The internal assessment/exam ratio (as stated in the University Calendar) is 1:0. There is no final exam.
The predominant method of referencing required in Faculty of Education papers is that used by the American Psychological Association (APA). The Perrin pocket guide provides the framework of the APA format - see http://www.waikato.ac.nz/library/study/referencing. However, there are several other recognised methods. If you are majoring in History or another Humanities subject, you may be more familiar with one of the footnoting systems often used by historians. In this course, you may use whatever method is customarily used in your ‘home’ discipline. Whatever method is used, you must be consistent.
The main principles to keep in mind are:
-Does your referencing enable a reader to locate and check your information?
-Does it give due acknowledgment to the work of others?
-Is it a fair indication of the amount of reading you have done?
Generally, the following criteria will be taken into account in determining grades
- Evidence of understanding of the main issues
- Quality of thinking
- Evidence of reading
- Quality of writing, including spelling and grammar, citing sources and listing references
For more information see the Assessment Regulations in the University Calendar. Specific marking criteria for assessments tasks and an explanation of how the assessment strategies contribute to measure progress towards achieving the learning outcomes of a paper will be included in individual paper outlines or assignment sheets.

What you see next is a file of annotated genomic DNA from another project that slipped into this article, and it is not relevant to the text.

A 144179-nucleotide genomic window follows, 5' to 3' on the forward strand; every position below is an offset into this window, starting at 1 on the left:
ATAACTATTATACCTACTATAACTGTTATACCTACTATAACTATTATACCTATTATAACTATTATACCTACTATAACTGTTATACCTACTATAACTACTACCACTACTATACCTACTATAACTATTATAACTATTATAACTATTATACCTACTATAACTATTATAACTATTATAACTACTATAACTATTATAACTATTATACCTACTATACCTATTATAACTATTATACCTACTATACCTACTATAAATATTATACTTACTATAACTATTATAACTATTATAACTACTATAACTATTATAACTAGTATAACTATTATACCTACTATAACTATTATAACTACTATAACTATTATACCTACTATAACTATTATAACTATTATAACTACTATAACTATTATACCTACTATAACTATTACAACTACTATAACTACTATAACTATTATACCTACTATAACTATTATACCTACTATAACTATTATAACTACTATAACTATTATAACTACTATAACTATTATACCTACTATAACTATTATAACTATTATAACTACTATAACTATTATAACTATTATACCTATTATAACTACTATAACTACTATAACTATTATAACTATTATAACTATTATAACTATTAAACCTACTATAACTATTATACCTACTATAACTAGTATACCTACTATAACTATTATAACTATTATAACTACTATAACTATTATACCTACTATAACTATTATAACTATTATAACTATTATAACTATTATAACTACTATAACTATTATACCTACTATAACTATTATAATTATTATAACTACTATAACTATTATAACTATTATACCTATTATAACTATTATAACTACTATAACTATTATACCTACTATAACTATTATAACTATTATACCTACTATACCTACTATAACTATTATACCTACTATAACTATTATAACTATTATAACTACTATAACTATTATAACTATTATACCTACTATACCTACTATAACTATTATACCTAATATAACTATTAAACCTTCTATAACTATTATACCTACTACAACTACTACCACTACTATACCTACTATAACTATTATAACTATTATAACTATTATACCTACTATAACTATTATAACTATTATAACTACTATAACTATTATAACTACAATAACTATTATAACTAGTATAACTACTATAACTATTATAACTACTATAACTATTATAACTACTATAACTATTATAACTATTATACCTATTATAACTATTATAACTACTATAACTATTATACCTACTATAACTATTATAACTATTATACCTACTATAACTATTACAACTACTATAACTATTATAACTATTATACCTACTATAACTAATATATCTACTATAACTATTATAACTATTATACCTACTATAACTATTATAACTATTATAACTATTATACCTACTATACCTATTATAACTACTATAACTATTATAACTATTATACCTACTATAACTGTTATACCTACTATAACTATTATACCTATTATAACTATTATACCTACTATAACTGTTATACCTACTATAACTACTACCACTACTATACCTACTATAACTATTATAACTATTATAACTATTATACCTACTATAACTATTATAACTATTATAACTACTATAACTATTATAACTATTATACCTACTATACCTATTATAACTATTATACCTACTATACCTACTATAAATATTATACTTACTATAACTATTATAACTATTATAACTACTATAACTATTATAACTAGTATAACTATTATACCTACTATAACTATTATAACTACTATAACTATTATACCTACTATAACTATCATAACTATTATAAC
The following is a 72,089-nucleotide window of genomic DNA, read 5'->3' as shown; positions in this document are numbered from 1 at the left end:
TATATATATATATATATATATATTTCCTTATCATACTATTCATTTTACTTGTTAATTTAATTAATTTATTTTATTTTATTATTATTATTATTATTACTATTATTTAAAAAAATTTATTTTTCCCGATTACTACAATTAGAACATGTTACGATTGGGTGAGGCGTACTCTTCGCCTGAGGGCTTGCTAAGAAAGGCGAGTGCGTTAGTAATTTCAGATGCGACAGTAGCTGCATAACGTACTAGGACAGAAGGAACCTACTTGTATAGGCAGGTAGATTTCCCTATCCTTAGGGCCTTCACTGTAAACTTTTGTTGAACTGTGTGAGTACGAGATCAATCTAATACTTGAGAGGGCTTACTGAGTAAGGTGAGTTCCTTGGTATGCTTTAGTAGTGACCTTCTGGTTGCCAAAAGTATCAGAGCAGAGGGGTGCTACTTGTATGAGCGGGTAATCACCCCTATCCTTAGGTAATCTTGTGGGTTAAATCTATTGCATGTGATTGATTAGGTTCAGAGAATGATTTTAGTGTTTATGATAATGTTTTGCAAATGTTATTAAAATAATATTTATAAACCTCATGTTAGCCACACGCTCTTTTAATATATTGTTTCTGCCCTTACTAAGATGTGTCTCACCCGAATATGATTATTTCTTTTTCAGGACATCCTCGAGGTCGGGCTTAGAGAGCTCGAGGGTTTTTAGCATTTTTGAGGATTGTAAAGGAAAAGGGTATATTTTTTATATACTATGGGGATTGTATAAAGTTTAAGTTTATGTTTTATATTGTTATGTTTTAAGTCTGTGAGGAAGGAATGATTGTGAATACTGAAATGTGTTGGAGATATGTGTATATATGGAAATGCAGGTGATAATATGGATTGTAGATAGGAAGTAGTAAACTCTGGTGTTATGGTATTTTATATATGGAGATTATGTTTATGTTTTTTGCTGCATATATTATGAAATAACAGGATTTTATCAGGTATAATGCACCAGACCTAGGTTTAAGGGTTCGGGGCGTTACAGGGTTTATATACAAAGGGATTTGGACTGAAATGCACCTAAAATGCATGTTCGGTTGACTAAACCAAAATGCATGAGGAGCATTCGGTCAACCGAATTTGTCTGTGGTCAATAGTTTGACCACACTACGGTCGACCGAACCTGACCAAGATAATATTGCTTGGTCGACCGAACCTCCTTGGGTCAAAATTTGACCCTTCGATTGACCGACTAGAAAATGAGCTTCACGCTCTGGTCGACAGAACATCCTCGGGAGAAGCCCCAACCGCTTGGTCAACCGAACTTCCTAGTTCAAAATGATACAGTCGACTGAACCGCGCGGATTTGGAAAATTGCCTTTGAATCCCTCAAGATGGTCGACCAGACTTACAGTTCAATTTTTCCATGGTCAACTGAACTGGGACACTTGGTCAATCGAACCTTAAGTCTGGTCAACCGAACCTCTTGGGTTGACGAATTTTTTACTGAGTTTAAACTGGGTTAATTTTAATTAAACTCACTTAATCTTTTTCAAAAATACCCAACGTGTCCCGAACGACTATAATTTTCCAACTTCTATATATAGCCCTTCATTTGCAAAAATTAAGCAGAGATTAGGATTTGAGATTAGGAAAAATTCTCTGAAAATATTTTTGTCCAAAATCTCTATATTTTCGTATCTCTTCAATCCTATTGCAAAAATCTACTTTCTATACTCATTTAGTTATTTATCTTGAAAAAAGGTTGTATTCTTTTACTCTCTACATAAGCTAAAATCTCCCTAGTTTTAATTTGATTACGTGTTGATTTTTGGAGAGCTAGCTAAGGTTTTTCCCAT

The internal assessment/exam ratio (as stated in the University Calendar) is 100:0. There is no final exam. The final exam makes up 0% of the overall mark.
The internal assessment/exam ratio (as stated in the University Calendar) is 100:0 or 0:0, whichever is more favourable for the student. The final exam makes up either 0% or 0% of the overall mark.
Error: Assessment components must add up to 100%
At least one Assessment Component needs to be entered
|Component Description||Due Date||Time||Percentage of overall mark||Submission Method||Compulsory|
|1. Essay - Neo-liberal policies and their effects in education||
8 Apr 2019
|2. Essay - Responce to the Tomorrows School taskforce report||
29 Apr 2019
|3. Multimedia presentation||
30 May 2019
|4. Participation grade||
31 May 2019
No set time
Required and Recommended Readings*
Selected core readings will be available through the Library's reading lists system.
Extra readings may be provided on Moodle as PDFs in each week so you can see which are relevant to each topic and there may be YouTube clips for you to view -- these are 'readings' too. Readings will be supplemented by other articles, related to specific topics, as the paper progresses.
These core readings will not be sufficient to complete assignments to a high standard. You are expected to make extensive use of the University library, including journals (and the University electronic database of Journals) to supplement these readings. In addition, on occasion, separate articles/websites will be placed on Moodle to complement the core readings.
Thrupp, M. with Lingard, B. Maguire, M. & Hursh, D. (2017). The Search for Better Educational Standards: A Cautionary Tale. Dordrecht: Springer.